Starting a restaurant is an incredibly daunting task. And, if it doesn’t seem daunting to you, then you’re forgetting something. It’s not as simple as making good food, though that is a core ingredient. It’s a full company, with marketing and advertising, employee contracts, health and safety regulations and all of the rest of the myriad of complex and intense elements to running a business. However, if you get the balance just right, it can be one of the most rewarding and exciting challenges to do, with limitless possibilities for further iterations. Starting out is tough and, without experience, you’re likely to run into a whole host of first-time problems, which will hamper your progress and, in some cases, kill your concept outright. So, with that said, here are the top 10 beginner mistakes you should be looking to avoid.
This is the most basic, ground-level issue to run into: a problem with the idea, or there being an absence of one altogether. Sometimes the initial idea is ‘Wouldn’t it be cool to run a restaurant?’ Sadly, if this is all you’ve got, then I would advise you stop and think before doing anything else. There are so, so many restaurants. Even clever concepts for restaurants are already being done 10 times over. You have to have some reason to believe that your restaurant is more likely than others of its sort to bring in customers. Before you can state this, you shouldn’t get started.
“You can have an incredible restaurant design and concept, but if it’s in the middle of nowhere, or in a neighborhood with hardly any activity, you’ll almost always run into issues,” says Shruthi Mandeep, marketing manager at Writinity and ResearchPapersUK. Restaurants are very expensive to run, so not drawing in customers is going to be a very damaging thing. Similarly, choosing too popular an area, where rental cost will be sky high, could end up killing you as well.
At the beginnings of a restaurant’s journey, there’s a tiny sample base from which reviews and other self-marketing elements can be drawn. If you have a server who is a liability you have to get rid of them. The reason being that all it takes is one bad review at the start to really damage your potential and a rude employee will guarantee that for you.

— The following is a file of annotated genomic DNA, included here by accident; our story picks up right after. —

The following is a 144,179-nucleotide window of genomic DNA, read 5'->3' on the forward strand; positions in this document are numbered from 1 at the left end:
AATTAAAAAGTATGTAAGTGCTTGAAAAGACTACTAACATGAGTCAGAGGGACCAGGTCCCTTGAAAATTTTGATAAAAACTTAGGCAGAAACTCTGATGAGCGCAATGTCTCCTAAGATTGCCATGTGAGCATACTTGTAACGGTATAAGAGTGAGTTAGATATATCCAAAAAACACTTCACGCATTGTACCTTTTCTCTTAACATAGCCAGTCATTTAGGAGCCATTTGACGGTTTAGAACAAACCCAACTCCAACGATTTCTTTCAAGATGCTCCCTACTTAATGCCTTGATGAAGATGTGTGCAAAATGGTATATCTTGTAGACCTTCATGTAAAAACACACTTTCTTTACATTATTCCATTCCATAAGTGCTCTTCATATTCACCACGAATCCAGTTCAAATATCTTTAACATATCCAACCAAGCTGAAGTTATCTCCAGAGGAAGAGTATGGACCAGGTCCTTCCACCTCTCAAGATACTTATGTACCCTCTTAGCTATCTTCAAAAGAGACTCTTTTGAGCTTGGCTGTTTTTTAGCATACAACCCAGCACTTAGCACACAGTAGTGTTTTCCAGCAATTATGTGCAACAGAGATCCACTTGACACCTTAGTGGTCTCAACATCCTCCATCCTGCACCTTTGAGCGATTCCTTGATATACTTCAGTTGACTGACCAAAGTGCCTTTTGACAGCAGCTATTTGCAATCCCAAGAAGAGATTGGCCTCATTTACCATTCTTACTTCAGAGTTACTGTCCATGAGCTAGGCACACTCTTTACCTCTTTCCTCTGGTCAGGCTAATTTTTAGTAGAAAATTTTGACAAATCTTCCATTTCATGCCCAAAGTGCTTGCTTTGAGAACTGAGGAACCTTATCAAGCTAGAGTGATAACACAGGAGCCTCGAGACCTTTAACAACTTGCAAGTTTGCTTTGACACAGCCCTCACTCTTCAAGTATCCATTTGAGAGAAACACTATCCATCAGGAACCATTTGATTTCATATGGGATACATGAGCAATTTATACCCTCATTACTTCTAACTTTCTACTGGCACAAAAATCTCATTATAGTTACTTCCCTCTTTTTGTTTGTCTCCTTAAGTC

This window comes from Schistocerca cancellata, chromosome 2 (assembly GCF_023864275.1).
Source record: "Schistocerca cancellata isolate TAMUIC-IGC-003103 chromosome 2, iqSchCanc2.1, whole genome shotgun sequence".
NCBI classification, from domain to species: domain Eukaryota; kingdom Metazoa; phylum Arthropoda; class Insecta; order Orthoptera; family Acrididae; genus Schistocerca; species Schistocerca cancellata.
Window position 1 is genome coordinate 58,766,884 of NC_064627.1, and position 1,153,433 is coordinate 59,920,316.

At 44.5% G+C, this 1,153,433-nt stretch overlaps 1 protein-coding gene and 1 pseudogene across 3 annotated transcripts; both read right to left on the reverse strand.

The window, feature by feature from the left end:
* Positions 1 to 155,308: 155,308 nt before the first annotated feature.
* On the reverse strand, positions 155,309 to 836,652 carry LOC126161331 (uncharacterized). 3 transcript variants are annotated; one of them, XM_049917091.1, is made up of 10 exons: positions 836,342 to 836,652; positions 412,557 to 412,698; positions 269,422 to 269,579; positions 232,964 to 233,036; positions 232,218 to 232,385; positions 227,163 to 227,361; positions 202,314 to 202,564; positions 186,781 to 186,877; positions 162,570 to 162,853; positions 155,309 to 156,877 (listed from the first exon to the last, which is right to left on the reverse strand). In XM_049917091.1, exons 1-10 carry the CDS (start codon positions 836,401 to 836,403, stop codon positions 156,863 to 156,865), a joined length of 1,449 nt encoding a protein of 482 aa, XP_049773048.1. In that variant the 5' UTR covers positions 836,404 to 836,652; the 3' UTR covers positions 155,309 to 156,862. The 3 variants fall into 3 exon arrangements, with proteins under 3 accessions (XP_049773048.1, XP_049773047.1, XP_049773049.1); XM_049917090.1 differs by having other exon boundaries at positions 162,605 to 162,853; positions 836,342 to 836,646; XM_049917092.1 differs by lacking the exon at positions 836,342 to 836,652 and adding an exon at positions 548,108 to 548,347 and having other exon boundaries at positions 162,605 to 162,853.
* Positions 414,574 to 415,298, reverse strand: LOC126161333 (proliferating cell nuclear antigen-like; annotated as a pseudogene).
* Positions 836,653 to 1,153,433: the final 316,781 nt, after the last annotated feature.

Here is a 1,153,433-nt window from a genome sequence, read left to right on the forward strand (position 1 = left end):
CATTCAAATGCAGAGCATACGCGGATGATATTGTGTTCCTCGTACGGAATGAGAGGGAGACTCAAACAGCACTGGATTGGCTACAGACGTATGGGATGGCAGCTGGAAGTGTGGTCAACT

Branding is vital. It’s as simple as that. If you don’t have it no one can find you, no one will remember you, and marketing is almost impossible. So, nail that down.
Being a restaurateur is, without a doubt, an industry in which it is vital that you take yourself and your establishment seriously. Sure, you don’t have a Michelin star yet, but you have to be open to the possibility of having one in the future, if that’s your goal.
OK, so, obviously this is important. But bad food doesn’t necessarily just mean bad tasting. “Bad food for a restaurant can mean a whole load of things. It means that the food might taste bad or it might be bland, or it might be unoriginal and boring. Or, it could mean that it’s too expensive for the restaurant, clashes with the restaurant’s design and branding or even that it’s not a cuisine that is appreciated in the area it is in,” says Hamish McLaren, food business writer at DraftBeyond and LastMinuteWriting. Make it tasty, but also make it right for your restaurant.
Staff: train them, support them, teach them, help them to continue to grow and appreciate their job. Happy staff, in the kitchen and out front, make for happy customers without question. So, invest heavily here.
Designing your restaurant is one of the most fun aspects to starting a restaurant. There’s a lot to decide and it’s the part in the process when it all starts looking like what you dreamed of. But, mishandled, it can be a money drain. Don’t get carried away. Improve as you go.
Guests don’t just care about food. From a restaurateur’s perspective guests undergo a journey. This journey has to be crafted; from the moment they open the door to the moment they head home.
If you’re in the game because you’re a cook, then get a business partner who understands business. Restaurants are businesses, get used to it.
Prepare yourself for it to be a rough ride full of late nights and stress, but if you come into it all well prepared, you might just find that your dream of creating something really special for everyone to enjoy, comes true. A little perseverance, a little luck and a lot of hard work.
Oliver Portwood is a contributor to Lucky Assignments and Gum Essays with a background in culinary marketing. Specializing in marketing strategy, he often attends marketing events as well as offering his expert advice through online magazines and blogs.